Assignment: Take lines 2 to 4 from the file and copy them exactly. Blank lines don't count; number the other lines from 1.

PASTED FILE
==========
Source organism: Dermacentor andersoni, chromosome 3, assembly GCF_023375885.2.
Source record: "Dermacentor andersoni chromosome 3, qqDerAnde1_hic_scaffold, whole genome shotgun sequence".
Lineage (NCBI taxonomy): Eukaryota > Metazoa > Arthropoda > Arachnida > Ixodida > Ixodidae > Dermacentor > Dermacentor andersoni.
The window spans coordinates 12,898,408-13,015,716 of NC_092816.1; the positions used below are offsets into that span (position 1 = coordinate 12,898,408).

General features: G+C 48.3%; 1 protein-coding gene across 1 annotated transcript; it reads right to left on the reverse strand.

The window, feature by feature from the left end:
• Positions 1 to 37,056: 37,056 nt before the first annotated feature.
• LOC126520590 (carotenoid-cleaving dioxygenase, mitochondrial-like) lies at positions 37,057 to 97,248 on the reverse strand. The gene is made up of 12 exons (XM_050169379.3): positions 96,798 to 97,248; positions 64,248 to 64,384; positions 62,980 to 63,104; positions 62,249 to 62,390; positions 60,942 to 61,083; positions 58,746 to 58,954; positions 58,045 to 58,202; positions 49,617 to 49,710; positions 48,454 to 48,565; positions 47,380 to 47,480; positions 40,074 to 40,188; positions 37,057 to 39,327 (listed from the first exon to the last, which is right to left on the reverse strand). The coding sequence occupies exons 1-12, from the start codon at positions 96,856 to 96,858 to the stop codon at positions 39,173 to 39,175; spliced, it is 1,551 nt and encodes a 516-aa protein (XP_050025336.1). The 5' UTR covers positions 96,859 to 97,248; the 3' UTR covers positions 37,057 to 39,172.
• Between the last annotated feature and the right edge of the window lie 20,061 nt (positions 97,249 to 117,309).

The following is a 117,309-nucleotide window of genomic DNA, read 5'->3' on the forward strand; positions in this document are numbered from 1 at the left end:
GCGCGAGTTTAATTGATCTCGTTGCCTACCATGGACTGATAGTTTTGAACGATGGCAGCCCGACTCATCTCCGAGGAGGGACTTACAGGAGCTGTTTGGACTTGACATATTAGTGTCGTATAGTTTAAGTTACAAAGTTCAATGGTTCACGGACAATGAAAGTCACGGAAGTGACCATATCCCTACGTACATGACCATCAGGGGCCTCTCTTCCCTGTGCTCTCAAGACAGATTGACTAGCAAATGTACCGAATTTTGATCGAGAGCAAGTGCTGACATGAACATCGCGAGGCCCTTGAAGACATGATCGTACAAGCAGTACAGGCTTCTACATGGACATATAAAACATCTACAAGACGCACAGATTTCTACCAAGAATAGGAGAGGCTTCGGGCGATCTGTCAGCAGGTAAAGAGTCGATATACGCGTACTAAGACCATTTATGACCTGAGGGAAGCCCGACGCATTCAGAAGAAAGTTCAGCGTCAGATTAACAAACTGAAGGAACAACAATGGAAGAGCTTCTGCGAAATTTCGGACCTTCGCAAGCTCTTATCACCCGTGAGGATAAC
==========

Source record: "Dermacentor andersoni chromosome 3, qqDerAnde1_hic_scaffold, whole genome shotgun sequence".
Lineage (NCBI taxonomy): Eukaryota > Metazoa > Arthropoda > Arachnida > Ixodida > Ixodidae > Dermacentor > Dermacentor andersoni.
The window spans coordinates 12,898,408-13,015,716 of NC_092816.1; the positions used below are offsets into that span (position 1 = coordinate 12,898,408).